Forget boring white gallery walls. When the “Methods for Modernism” show opened Thursday night at the Bowdoin College Museum of Art, the more than 240 people in attendance were treated to an exhibition installed in two galleries where electric blue and lime green accent walls pumped up the volume and turned a few heads.

“They’re very brave with how they showed it with bright colors,” said artist Katrina Van Dusen, who came to the opening with friend and fellow painter Laurie Hadlock. “But it works.”

The show on view through July 3 marks an exciting collaboration between the college and the Yale University Art Gallery. Funded by the Andrew W. Mellon Foundation, the show is one of seven that private colleges (mostly in New England) will mount this year using works from Yale’s famously encyclopedic collection. Additional works from Bowdoin’s own collection and from other institutions — including the Portland Museum of Art, the Colby College Museum of Art and the Princeton Art Museum — complete the exhibition.

Bowdoin’s Mellon Curatorial Fellow Diana Tuite, who’s a Yale alum familiar with the university’s expansive collection, landed the enviable job of selecting the works.

“We knew our strength is 19th century American,” Tuite told me, when I caught up with her and Daniel Hope, who works in the college’s special collections library. “So we knew our faculty was challenged in teaching modernism.”

Highlighting artists active from 1900 to 1925, the show includes works by Pablo Picasso, Henri Matisse, Man Ray, Wassily Kandinsky and Max Weber. This selection allowed Bowdoin “to create a context for the stray works from our collection” that were produced in that same period and are rarely shown, Tuite said.

So why the unusual wall colors?

“These works would have been installed in very avant-garde ways,” Tuite said, and added that white gallery walls were a design idea popularized by the Museum of Modern Art in the 1930s.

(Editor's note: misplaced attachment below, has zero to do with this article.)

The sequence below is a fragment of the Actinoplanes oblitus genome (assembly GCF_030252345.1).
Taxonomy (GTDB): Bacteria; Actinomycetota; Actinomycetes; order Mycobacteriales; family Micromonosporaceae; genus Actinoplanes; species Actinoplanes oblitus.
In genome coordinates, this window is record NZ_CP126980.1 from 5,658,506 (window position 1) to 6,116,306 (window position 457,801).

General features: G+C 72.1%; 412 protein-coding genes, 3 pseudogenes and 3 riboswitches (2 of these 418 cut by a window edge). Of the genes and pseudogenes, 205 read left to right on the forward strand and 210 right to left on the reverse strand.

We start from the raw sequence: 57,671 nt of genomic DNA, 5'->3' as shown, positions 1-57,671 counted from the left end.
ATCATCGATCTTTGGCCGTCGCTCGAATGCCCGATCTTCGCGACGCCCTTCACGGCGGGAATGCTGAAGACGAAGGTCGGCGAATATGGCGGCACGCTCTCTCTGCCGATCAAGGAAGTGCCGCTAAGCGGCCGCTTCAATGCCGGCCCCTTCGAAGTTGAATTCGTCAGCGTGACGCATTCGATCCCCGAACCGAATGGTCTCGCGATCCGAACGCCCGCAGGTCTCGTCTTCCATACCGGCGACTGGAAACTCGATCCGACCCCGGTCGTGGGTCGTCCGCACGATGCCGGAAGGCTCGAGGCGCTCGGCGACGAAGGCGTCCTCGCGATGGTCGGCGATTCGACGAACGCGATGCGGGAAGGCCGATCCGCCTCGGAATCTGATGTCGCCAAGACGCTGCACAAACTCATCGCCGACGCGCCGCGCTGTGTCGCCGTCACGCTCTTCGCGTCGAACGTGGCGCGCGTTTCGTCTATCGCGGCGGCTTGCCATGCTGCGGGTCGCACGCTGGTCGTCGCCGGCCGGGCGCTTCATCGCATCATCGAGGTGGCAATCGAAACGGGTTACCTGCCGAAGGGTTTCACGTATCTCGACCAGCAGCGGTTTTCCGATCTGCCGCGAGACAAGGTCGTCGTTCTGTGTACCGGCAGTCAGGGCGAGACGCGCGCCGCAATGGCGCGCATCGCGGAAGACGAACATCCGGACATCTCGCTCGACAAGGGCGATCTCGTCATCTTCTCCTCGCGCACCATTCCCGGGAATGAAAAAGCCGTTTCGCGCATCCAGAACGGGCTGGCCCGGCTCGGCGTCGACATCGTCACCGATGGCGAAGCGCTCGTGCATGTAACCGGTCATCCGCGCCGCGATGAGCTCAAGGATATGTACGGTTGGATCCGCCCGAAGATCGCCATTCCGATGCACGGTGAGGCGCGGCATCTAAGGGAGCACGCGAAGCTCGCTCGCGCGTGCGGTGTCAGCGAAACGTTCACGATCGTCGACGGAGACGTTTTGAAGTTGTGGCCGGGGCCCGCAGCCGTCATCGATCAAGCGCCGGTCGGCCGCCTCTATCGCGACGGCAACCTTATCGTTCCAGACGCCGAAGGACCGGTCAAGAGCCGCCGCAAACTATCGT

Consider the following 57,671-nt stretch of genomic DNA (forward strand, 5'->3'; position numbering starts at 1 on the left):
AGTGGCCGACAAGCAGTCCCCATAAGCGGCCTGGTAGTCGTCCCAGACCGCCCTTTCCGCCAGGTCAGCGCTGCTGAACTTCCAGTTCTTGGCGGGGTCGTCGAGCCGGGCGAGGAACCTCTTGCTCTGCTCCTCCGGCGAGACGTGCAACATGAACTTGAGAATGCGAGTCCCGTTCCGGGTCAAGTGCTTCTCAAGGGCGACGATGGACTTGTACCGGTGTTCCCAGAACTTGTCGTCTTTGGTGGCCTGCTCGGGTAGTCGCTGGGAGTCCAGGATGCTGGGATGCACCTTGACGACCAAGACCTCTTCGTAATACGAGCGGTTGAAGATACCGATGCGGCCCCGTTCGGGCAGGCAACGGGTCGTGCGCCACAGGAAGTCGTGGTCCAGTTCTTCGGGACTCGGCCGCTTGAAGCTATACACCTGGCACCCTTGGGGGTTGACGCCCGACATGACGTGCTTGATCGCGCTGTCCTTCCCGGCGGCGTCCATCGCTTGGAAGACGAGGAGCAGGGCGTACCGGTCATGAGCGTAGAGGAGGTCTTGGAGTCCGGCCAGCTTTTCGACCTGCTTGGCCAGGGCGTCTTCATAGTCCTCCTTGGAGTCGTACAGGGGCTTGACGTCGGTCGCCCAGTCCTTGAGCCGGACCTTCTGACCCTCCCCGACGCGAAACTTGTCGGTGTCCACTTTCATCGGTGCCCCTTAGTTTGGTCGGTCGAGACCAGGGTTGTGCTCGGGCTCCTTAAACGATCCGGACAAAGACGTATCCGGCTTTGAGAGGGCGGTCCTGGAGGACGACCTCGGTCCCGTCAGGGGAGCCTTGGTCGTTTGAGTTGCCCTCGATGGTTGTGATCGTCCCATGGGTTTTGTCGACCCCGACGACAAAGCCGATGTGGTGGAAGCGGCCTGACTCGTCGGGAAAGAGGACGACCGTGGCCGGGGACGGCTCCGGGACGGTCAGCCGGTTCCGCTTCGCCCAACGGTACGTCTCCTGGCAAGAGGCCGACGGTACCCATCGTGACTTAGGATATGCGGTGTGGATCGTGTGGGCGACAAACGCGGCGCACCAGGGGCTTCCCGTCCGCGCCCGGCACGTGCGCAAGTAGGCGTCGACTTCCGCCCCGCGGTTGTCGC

The show itself will serve as a teaching tool for a number of courses.

Lucy Cooney, who helps organize Brunswick’s annual 10×10 show (which takes place on Oct. 1 this year), is auditing a Modern Art History class taught by Professor Pamela Fletcher (who missed the opening, but had a good excuse since she’s in Venice).

According to Cooney, who’s also a docent at the museum, students in Fletcher’s class will create audio tours of the show that will be used by the museum. Pretty cool, huh?

Cooney wasn’t the only student who showed up for the party.

“It’s such a great resource to have,” said student Sadie Knott, when I asked her about the museum. “It’s incredible to learn about works and then walk over here and see them.”

Seniors and roommates Elise Selinger, Jessica Weaver and Maggie Crosland were equally enthusiastic about the museum’s role on campus.

“They always do things in collaboration with classes,” said Crosland, who also serves as a docent.

“The collection here is so amazing,” said Emily Skinner, who graduated from Bowdoin in ’08 and now works as the college’s health education coordinator.

Presiding over the evening’s festivities was Kevin Salatino, the museum’s director, who came to the college last summer from the Los Angeles County Museum of Art. He showed off his sense of humor when it came time to say a few words about the show.

“Remarks are important,” Salatino told the crowd. “They’re a little like the Academy Awards, except I’m not as well dressed.”

He was looking pretty sharp to my eye, but then Maine’s fashion standards are no match for LA’s.

When I asked him how the two art scenes compare, he said “the LA art scene is not unlike the New York art scene. It’s one of the centers of the art universe.”

However, when it comes to actually creating art, he views Maine as the clear winner.

“In New York and LA, you become the artist everyone wants you to become,” Salatino said. “In Maine you become the artist you are.”


Staff Writer Avery Yale Kamila can be contacted at 791-6297 or at:

[email protected]


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